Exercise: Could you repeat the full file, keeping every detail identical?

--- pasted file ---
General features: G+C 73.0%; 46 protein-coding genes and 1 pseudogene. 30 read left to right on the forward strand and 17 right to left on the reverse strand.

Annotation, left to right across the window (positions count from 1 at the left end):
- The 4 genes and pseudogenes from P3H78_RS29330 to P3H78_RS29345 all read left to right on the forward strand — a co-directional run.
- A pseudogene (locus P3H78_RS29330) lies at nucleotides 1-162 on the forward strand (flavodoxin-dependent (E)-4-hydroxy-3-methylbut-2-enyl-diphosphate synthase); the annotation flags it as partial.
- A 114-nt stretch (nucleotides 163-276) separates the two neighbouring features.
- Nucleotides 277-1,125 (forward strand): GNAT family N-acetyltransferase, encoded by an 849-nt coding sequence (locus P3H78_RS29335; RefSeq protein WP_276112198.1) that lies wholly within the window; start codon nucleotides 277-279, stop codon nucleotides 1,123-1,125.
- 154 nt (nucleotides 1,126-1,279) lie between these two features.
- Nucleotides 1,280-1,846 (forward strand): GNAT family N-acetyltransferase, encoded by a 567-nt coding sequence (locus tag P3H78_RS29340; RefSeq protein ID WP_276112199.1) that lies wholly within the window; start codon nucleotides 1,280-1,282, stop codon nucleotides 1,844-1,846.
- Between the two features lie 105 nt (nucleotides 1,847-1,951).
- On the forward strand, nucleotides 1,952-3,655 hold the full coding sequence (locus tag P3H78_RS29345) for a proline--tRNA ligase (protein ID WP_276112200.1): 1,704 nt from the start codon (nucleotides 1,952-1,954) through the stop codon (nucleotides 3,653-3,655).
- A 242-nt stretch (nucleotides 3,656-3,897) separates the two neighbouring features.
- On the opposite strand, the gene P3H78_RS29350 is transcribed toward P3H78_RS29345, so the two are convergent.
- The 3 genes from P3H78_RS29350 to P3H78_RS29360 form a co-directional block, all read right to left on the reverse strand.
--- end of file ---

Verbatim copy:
General features: G+C 73.0%; 46 protein-coding genes and 1 pseudogene. 30 read left to right on the forward strand and 17 right to left on the reverse strand.

Annotation, left to right across the window (positions count from 1 at the left end):
- The 4 genes and pseudogenes from P3H78_RS29330 to P3H78_RS29345 all read left to right on the forward strand — a co-directional run.
- A pseudogene (locus P3H78_RS29330) lies at nucleotides 1-162 on the forward strand (flavodoxin-dependent (E)-4-hydroxy-3-methylbut-2-enyl-diphosphate synthase); the annotation flags it as partial.
- A 114-nt stretch (nucleotides 163-276) separates the two neighbouring features.
- Nucleotides 277-1,125 (forward strand): GNAT family N-acetyltransferase, encoded by an 849-nt coding sequence (locus P3H78_RS29335; RefSeq protein WP_276112198.1) that lies wholly within the window; start codon nucleotides 277-279, stop codon nucleotides 1,123-1,125.
- 154 nt (nucleotides 1,126-1,279) lie between these two features.
- Nucleotides 1,280-1,846 (forward strand): GNAT family N-acetyltransferase, encoded by a 567-nt coding sequence (locus tag P3H78_RS29340; RefSeq protein ID WP_276112199.1) that lies wholly within the window; start codon nucleotides 1,280-1,282, stop codon nucleotides 1,844-1,846.
- Between the two features lie 105 nt (nucleotides 1,847-1,951).
- On the forward strand, nucleotides 1,952-3,655 hold the full coding sequence (locus tag P3H78_RS29345) for a proline--tRNA ligase (protein ID WP_276112200.1): 1,704 nt from the start codon (nucleotides 1,952-1,954) through the stop codon (nucleotides 3,653-3,655).
- A 242-nt stretch (nucleotides 3,656-3,897) separates the two neighbouring features.
- On the opposite strand, the gene P3H78_RS29350 is transcribed toward P3H78_RS29345, so the two are convergent.
- The 3 genes from P3H78_RS29350 to P3H78_RS29360 form a co-directional block, all read right to left on the reverse strand.